Wednesday, July 4, 2012

Patriotic Books

My boyfriend majored in ancient history: Greece, Rome, Egypt, even China and Japan. Compared to these countries, he finds America's history... well... short. I however love American history. I think we've crammed an awful lot of interesting stuff into just a few centuries and being as how we are here now, I think it affects our lives more (although perhaps it would affect it less if our politicians actually did know something about ancient history instead of dooming themselves to repeat and repeat and repeat, but alas, that's unlikely to change.)

If you agree with me and are in a patriotic mood this 4th of July, here are some terrific, below-the-radar books about American history:

A Voyage Long and Strange: On the Trail of Vikings, Conquistadors, Lost Colonists, and Other Adventurers in Early America by Tony Horwitz
-American history didn't start in 1776! My review here.

The Worst Hard Time: The Untold Story of Those Who Survived the Great American Dust Bowl by Timothy Egan
-One of the harshest periods in American history, explained.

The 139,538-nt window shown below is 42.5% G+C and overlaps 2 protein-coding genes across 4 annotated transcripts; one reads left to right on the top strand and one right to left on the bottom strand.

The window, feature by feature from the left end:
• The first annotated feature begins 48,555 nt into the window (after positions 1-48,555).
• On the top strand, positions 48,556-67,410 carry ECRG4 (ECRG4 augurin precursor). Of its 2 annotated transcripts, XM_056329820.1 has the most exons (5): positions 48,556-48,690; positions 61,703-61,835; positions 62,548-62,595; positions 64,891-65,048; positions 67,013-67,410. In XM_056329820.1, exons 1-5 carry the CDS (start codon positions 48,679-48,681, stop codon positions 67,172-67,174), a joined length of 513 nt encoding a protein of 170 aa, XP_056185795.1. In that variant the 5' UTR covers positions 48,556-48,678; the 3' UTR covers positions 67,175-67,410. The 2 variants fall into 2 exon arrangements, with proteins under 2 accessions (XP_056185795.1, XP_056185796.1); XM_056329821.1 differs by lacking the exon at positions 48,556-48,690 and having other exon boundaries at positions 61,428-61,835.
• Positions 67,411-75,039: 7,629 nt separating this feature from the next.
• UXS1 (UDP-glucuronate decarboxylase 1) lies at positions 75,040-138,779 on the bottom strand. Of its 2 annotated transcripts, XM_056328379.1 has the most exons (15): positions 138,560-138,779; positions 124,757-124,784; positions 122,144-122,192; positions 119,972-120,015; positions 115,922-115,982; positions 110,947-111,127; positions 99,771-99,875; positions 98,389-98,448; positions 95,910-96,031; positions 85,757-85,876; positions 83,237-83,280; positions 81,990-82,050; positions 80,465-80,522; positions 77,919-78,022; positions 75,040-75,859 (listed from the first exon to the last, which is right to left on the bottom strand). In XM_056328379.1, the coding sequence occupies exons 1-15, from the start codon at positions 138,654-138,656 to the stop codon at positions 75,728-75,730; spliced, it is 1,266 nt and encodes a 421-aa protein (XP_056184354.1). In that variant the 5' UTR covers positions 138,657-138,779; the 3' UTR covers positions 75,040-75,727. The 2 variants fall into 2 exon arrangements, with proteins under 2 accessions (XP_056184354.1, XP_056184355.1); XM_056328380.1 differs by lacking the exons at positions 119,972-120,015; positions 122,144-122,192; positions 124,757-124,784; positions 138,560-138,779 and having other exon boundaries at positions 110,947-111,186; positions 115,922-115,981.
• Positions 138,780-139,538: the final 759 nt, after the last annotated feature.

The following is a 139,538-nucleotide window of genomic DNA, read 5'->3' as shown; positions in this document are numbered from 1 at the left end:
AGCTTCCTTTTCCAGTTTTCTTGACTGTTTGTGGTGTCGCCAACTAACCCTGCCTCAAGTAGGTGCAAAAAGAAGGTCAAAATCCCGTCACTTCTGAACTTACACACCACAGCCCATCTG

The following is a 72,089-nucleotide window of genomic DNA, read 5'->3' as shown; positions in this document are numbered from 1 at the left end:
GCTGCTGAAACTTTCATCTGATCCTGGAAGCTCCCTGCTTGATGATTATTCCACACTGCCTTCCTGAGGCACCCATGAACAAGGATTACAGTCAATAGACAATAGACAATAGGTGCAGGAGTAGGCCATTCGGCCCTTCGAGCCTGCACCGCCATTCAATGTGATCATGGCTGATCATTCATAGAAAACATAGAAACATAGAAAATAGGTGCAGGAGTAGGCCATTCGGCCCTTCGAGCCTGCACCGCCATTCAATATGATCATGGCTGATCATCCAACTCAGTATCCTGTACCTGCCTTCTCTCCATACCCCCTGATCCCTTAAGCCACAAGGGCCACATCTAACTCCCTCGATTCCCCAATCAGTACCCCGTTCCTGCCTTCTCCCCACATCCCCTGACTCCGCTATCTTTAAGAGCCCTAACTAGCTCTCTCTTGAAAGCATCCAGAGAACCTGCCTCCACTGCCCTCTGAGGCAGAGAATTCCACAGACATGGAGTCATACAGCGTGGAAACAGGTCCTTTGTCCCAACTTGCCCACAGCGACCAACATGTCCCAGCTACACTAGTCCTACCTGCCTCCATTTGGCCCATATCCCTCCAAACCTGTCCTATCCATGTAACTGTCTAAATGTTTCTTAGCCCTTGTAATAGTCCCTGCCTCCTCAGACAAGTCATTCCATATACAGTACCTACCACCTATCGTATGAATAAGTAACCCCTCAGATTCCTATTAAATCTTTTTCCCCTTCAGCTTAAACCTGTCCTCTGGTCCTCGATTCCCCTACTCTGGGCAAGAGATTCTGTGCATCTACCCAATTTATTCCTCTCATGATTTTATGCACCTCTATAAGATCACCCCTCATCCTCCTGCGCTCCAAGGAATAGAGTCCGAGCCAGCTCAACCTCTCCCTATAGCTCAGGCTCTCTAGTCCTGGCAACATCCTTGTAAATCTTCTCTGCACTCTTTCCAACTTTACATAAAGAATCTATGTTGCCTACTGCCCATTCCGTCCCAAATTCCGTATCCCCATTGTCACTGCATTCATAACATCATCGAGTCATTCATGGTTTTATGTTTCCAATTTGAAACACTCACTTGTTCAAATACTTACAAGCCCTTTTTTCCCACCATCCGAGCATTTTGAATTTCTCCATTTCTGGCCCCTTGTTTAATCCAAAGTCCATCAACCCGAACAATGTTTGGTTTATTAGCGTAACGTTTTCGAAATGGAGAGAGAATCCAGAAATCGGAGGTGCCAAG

A Perfect Union: Dolley Madison and the Creation of the American Nation by Catherine Allgor
-In my opinion, Dolley is the best First Lady we've ever had, and without her James would have been one of the worst presidents (but wasn't.)

Lincoln's Melancholy: How Depression Challenged a President and Fueled His Greatness by Joshua Wolf Shenk
-Our greatest president was also our most human. My review here

The River of Doubt: Theodore Roosevelt's Darkest Journey by Candice Millard
-Our most badass president did other awesome stuff besides presidenting, like exploring. My review here.

The Devil in the White City: Murder, Magic, and Madness at the Fair that Changed America by Erik Larson
-Chicago was remade with this event which really did change America in so many ways, not all of them good.

All the President's Men by Carl Bernstein and Bob Woodward
-Our most flawed president is crucial for understanding the state of America today.

Undaunted Courage: Meriwether Lewis, Thomas Jefferson and the Opening of the American West by Stephen E. Ambrose
-Lewis and Clark, forever synonymous with the West, went on an epically dangerous journey that took balls of steel and more than a dash of crazy.

Assassination Vacation by Sarah Vowell
-Sarah loves presidential assassinations and so took a series of quirky trips to find out more about Lincoln, Garfield, and McKinley.

1 comment:

Anonymous said...

I was pleasantly surprised that I enjoyed The River of Doubt. Its narative had nothing that would interest me but thanks to my book club I read it.

I'm partial to WWII books, and Band of Brothers by Stephen Ambrose is one of my favorites.